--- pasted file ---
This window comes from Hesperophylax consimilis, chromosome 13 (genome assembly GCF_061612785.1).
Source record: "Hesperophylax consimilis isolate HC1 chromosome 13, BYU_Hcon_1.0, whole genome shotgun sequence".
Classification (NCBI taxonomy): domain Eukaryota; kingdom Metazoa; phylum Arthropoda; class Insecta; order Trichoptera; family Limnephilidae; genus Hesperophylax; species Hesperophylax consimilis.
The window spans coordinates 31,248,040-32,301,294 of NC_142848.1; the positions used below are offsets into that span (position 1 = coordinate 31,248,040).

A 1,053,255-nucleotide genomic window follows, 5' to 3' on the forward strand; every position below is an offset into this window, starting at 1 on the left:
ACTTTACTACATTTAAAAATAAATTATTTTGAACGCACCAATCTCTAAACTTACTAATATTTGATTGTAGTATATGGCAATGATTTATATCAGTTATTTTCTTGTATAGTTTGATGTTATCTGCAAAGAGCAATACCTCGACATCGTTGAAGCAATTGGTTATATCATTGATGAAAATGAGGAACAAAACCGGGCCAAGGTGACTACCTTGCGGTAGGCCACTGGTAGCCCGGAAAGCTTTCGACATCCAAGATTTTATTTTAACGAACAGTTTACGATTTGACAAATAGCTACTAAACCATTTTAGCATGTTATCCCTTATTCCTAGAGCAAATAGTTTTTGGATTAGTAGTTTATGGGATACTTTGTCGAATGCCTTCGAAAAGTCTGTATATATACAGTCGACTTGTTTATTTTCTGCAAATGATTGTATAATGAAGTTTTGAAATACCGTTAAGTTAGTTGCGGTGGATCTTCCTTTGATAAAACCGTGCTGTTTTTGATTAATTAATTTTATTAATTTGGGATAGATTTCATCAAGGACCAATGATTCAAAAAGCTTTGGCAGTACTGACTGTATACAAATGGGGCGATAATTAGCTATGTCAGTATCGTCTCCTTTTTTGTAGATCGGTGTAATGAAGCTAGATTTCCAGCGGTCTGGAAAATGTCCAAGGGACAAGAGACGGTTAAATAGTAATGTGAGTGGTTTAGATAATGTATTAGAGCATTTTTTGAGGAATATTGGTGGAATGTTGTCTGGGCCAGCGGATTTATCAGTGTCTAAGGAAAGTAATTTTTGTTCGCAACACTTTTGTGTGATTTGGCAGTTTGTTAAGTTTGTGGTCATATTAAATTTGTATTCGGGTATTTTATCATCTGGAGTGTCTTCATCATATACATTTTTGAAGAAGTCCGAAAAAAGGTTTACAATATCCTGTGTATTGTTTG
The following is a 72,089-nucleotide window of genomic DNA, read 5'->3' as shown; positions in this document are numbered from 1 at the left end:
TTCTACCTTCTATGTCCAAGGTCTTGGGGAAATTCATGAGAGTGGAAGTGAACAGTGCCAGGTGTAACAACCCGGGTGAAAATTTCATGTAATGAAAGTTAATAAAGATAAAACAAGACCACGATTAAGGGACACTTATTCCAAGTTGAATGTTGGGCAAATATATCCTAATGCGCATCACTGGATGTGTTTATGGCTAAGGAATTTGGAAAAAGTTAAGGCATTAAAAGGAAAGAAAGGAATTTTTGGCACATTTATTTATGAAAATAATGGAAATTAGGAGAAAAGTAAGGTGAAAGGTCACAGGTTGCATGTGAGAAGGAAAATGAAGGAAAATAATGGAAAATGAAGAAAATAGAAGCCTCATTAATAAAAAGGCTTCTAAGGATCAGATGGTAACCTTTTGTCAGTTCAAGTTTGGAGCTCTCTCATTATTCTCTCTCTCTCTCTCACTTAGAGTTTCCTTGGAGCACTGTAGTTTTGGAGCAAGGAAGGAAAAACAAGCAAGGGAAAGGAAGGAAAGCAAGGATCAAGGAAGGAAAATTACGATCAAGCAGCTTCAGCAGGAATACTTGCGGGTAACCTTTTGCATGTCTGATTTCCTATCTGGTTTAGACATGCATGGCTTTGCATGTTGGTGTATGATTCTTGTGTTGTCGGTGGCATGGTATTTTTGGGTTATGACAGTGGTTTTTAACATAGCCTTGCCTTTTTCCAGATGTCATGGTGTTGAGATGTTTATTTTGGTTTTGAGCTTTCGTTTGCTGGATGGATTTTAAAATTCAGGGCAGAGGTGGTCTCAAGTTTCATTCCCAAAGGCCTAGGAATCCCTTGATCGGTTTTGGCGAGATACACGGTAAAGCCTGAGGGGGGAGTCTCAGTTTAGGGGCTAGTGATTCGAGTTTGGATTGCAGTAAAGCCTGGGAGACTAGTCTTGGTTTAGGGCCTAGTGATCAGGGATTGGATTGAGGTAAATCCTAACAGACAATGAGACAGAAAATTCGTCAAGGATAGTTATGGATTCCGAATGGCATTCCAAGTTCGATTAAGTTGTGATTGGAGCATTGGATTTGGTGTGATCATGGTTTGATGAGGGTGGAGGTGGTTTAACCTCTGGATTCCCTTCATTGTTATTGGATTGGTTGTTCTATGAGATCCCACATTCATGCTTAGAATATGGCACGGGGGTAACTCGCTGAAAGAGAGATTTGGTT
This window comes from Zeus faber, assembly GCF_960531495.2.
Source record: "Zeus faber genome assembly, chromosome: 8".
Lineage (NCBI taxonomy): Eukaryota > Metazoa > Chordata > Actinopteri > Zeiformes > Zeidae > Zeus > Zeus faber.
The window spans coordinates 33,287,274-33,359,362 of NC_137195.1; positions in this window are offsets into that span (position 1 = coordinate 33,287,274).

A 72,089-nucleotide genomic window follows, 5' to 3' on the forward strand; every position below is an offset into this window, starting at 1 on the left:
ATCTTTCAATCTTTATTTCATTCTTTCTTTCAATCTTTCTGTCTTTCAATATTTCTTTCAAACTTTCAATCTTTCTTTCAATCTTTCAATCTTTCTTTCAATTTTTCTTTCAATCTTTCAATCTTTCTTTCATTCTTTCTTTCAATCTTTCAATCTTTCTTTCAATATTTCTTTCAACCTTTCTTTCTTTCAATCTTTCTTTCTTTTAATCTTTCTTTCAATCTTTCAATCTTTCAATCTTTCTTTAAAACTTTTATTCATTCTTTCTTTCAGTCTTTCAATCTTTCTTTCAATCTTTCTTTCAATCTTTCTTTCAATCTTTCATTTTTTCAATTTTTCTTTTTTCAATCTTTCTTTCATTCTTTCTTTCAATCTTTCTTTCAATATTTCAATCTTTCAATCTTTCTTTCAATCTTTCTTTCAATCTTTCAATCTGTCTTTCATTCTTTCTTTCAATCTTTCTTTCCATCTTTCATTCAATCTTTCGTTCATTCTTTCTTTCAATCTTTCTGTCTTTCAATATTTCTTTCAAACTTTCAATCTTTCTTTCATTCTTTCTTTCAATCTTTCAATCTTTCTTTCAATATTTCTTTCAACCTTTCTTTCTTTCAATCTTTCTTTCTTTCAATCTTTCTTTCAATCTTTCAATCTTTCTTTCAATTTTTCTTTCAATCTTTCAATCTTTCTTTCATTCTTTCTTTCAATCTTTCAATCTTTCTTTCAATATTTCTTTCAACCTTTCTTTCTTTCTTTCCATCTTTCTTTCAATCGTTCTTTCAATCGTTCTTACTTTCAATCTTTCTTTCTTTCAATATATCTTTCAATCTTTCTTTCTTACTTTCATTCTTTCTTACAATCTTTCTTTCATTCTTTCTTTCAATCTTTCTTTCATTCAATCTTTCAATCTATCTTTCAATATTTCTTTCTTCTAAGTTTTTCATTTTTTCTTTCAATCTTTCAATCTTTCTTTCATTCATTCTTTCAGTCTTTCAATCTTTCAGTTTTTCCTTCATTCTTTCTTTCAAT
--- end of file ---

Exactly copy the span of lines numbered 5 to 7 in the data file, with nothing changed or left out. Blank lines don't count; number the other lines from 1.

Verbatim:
A 1,053,255-nucleotide genomic window follows, 5' to 3' on the forward strand; every position below is an offset into this window, starting at 1 on the left:
ACTTTACTACATTTAAAAATAAATTATTTTGAACGCACCAATCTCTAAACTTACTAATATTTGATTGTAGTATATGGCAATGATTTATATCAGTTATTTTCTTGTATAGTTTGATGTTATCTGCAAAGAGCAATACCTCGACATCGTTGAAGCAATTGGTTATATCATTGATGAAAATGAGGAACAAAACCGGGCCAAGGTGACTACCTTGCGGTAGGCCACTGGTAGCCCGGAAAGCTTTCGACATCCAAGATTTTATTTTAACGAACAGTTTACGATTTGACAAATAGCTACTAAACCATTTTAGCATGTTATCCCTTATTCCTAGAGCAAATAGTTTTTGGATTAGTAGTTTATGGGATACTTTGTCGAATGCCTTCGAAAAGTCTGTATATATACAGTCGACTTGTTTATTTTCTGCAAATGATTGTATAATGAAGTTTTGAAATACCGTTAAGTTAGTTGCGGTGGATCTTCCTTTGATAAAACCGTGCTGTTTTTGATTAATTAATTTTATTAATTTGGGATAGATTTCATCAAGGACCAATGATTCAAAAAGCTTTGGCAGTACTGACTGTATACAAATGGGGCGATAATTAGCTATGTCAGTATCGTCTCCTTTTTTGTAGATCGGTGTAATGAAGCTAGATTTCCAGCGGTCTGGAAAATGTCCAAGGGACAAGAGACGGTTAAATAGTAATGTGAGTGGTTTAGATAATGTATTAGAGCATTTTTTGAGGAATATTGGTGGAATGTTGTCTGGGCCAGCGGATTTATCAGTGTCTAAGGAAAGTAATTTTTGTTCGCAACACTTTTGTGTGATTTGGCAGTTTGTTAAGTTTGTGGTCATATTAAATTTGTATTCGGGTATTTTATCATCTGGAGTGTCTTCATCATATACATTTTTGAAGAAGTCCGAAAAAAGGTTTACAATATCCTGTGTATTGTTTG
The following is a 72,089-nucleotide window of genomic DNA, read 5'->3' as shown; positions in this document are numbered from 1 at the left end: